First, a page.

Previous study of mammalian YAP demonstrated its dynamical expression during kidney organgenesis. To examine the subcellular Yap distribution in zebrafish pronephro, we implemented whole-mount immunostaining and its expression was detected in the pronephric duct at 24 and 48 hours post fertilization (h.p.f) (Fig.1F-H). The specificity of YAP antibody was demonstrated by western blotting of 1 d.p.f embryos with overexpression of Yap-EGFP or knockdown of endogenous Yap with an antisense MO (Fig.1I). We also injected one-cell zebrafish embryos with plasmid pTol2-8kb-EGFP-yap and Tol2 transposase mRNA to drive fusion protein EGFP-YAP to pronephric duct, and detected a comformity of the subcellular localization of exogenetic and endogenous Yap. Magnification view of both anterior and posterior segment of a single pronephric duct revealed that Yap diffusely localized in the cytoplasm ringing the nucleus with a concentration near the apical surface. We also double stained the injected embryos with anti-atypical PKC (aPKC) to highlight the apical surface and found that it was co-localized with Yap (Fig.1J-J').
To determine the role of Yap in zebrafish pronephros development, we used antisense MO against the 5'-UTR to effect a targeted knockdown of Yap. The MO has been previously shown to be efficient for abrogation of gene function in the zebrafish and its effectiveness was confirmed by western blot as well (Fig.1I). Compared with the injection control, yap morphants revealed multiple defects from 2.5 d.p.f including pronephric cyst, pericardial edema, hydrocephalus, smaller eyes, a short curved tail, and defective cloaca (Fig.2A-E and Supplementary Fig.S1), which were consistent with yap expression pattern shown by ISH. The phenotypes of yap morphants were dose dependent and initial experiments were conducted to identify 1.5 pmol as the most effective dose for the MO (Supplementary Fig.S1C and D). Since yap morphants showed apoptosis in head during embryogenesis, we co-injected with 0.5 pmol tP53MO and excluded the possibility that these phenotypes were nonspecific effects due to up-regulation of the p53 apoptosis pathway (Supplementary Fig.S1B and C). More importantly, Yap knockdown induced phenotypes can be rescued with zebrafish full-length yap mRNA, demonstrating specificity of the MO. Further, we decided to make clear the functional significant of Yap's activity. The S127 and transcription activation domain is well conserved in zebrafish Yap, which influence the activity form and target genes transcription respectively. We found yapS127A mutant mRNA cannot rescue kidney cyst in yap morphants while overexpressing ΔTAD Yap without the transcription activation domain is sufficient to rescue the phenotype (Fig.2I). With Tol2 Kit , we also discerned that the fluorescence of mutant S127A Yap was translocated into nucleus with remaining stain near the apical surface (Fig.2F-F'). These results suggest that phosphorylated but not activated Yap played a more important role in zebrafish pronephro development, and maintaining normal subcellular localization may be necessary for Yap's function.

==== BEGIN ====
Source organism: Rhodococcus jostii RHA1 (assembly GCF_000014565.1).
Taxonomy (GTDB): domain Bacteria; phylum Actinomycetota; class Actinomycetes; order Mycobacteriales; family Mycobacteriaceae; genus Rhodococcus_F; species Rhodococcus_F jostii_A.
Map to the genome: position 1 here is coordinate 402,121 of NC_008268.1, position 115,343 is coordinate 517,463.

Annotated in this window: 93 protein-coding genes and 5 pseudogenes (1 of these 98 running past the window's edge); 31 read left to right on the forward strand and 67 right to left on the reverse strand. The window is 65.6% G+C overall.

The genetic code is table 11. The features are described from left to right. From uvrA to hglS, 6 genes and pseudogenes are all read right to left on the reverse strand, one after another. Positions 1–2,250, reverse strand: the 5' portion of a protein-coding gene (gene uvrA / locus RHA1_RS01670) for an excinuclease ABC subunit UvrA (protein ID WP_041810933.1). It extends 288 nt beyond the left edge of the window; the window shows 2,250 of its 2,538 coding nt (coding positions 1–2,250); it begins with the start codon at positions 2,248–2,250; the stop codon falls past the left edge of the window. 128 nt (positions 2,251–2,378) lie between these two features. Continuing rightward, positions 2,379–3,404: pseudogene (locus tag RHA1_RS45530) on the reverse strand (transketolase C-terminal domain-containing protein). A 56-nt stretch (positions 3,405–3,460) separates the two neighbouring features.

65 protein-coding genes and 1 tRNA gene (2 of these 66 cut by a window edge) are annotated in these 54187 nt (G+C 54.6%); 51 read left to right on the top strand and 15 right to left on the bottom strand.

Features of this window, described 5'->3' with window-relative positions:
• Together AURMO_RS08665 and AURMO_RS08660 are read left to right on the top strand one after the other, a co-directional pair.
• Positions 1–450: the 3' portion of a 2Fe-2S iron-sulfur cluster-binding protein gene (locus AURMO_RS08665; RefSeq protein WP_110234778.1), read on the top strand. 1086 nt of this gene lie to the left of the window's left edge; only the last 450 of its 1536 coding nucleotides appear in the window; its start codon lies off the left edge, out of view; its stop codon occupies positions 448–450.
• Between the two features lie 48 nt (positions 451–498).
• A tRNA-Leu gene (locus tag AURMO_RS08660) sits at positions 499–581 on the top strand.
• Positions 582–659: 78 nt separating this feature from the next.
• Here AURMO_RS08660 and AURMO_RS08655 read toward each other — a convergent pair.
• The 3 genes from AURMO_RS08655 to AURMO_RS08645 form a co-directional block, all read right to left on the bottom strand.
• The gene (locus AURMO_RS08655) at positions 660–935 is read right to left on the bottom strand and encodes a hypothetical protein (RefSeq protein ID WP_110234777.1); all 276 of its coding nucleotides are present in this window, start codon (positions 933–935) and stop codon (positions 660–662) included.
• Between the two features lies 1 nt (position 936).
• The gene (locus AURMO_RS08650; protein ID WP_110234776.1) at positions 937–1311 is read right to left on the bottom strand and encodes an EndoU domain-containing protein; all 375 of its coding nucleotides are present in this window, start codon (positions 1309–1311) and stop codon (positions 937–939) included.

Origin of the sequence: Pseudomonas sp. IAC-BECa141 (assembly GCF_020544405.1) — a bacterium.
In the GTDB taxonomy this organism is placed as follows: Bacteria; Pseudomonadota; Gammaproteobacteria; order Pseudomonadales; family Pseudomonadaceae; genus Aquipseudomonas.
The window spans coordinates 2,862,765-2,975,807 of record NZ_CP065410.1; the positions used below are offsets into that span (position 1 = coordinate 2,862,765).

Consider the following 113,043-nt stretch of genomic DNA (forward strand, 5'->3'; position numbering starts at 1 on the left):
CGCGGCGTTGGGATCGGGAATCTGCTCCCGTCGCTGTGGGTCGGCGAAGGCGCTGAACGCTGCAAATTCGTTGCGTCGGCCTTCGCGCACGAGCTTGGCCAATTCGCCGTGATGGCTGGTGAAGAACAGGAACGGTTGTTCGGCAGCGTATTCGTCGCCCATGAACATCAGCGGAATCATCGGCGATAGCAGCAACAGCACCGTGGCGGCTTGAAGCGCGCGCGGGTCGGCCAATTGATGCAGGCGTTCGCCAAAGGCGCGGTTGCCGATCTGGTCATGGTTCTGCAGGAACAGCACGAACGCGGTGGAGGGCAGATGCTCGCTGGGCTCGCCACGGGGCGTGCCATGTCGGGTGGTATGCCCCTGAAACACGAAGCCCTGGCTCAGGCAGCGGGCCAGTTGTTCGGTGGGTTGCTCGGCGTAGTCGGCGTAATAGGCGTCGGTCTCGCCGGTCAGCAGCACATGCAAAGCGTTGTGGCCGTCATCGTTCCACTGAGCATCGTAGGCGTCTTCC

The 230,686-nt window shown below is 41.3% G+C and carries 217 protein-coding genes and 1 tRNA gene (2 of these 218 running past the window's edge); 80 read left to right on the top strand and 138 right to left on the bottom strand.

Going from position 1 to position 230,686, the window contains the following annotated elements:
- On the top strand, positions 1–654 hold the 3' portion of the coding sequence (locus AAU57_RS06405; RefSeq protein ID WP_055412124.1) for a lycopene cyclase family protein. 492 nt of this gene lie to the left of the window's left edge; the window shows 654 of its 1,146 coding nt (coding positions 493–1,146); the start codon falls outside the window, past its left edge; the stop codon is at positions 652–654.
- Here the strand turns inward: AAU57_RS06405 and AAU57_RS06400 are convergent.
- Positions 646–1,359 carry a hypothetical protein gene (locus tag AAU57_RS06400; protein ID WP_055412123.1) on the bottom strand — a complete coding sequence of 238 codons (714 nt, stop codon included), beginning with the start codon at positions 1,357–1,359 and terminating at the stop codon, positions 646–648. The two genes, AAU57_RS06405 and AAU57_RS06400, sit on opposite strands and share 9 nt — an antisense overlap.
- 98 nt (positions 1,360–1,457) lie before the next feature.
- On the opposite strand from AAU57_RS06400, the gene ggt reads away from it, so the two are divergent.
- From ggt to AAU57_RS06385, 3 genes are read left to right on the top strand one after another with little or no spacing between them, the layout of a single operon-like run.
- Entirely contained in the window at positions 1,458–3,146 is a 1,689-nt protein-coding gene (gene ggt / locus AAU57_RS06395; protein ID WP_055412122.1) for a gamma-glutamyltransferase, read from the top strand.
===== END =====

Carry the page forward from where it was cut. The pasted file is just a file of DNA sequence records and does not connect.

yap expression and protein sublocalization during zebrafish nephrogenesis. (A) By whole-mount in situ hybridization, yap is detcted in the LPM (arrows) and IM (asterisk) as early as the 6-somite stage. (B-E) At the 19-somite stage, 24 h.p.f, and 3 d.p.f, yap persists in the pronephric ducts, which is confirmed by dorsal view(C; inset), higher magnification view (D') and cross section view (E; dashed red circles). (F) Expression of Yap protein in the trunk of a 2 d.p.f embryo viewed in whole-mount is modest in the pronephric duct (arrowheads). (G-H) A close view of the anterior (G) and posterior (H) segment shows that Yap immunofluorescence is distributed throughout the cytoplasm with a concentration near the apical surface (arrows). (I) Western blot of 1 d.p.f embryos with Yap antibody shows the endogenous Yap at approximately 70 KD, and exogenetic Yap-EGFP at 100 KD, while expression of Yap protein in 1pmol yap MO embryos almost disappear. (J-J') With Tol2 kit, exogenetic EGFP-Yap distributes in the cytoplasm and has co-localization with the apical marker aPKC (arrows). Bar: 10 μm.
yap knockdown by antisense MO results in abnormal phenotypes which can be rescued by full-length and ΔTAD yap mRNA. (A-E) Phenotypes of control embryo and yap morphant at 3 d.p.f. (B) yap morphant exhibit glomerular cyst (inset), heart edema (asterisk), hydrocephalus (arrowhead), smaller eyes (arrow), a short and slightly curved tail. In addition, at the distal end of pronephric duct, the control embryo form obvious outlet at cloaca (C; arrow) while in the morphant, the outlet can't be seen (D; arrow) or is obstructed, promoting dilation or cysts formation (E; arrow). (F-F') Immunostaining shows that exogenetic dominant active form EGFP-S127AYap is translocated into nucleus with the apical staining left (F'; arrow). Bar: 10 μm. (G) Western blot of 2 d.p.f embryos illustrates the protein level of kidney-specifically overexpressed EGFP-Yap and EGFP-S127AYap. (H) Modular structures of zYap1, S127A Yap and ΔTAD Yap. In zYap, the conserved S127 in the TEAD binding domain (aa7-103) is actually located in the aa87. ΔTAD mRNA encodes Yap without the transcription activation domain (aa238-442). aa: amino acids. (I) The pronephric cyst of yap MO embryos can be rescued by co-injecting full-length yap mRNA and ΔTAD yap mRNA (P<0.01), however, co-injecting with yap S127A mutant mRNA develops cyst at an average of 38.9%, not significantly different from cyst formation of yap morphants with an average of 44.3%.
With Tg(Na+/K+ ATPase:EGFP) fish line, development of pronephric duct is visible, during which the distal tubule cells proliferate and migrate forward, manifesting position and morphology of each nephron segment. We further found loss of integrity of pronephric duct in yap morphants. From 1 d.p.f, distal tubular dilation was seen, and disruption of the posterior segment at cloaca existed, including lack of fusion and cyst formation (Fig.3B; arrow). At 2 d.p.f, we surprisingly found that EGFP labeled pronephric duct was discontinuous (Fig.3D and F; arrowheads), and the ratio increased greatly at 3 d.p.f (Fig.3I), which was mostly detected in the medial tubules. ISH with pronephric duct probe cadherin (cldh) 17 in 3 d.p.f morphants verified the same “gap” pattern (Fig.3H). Besides, blocked cell migration was observed during pronephro development (Fig.3J).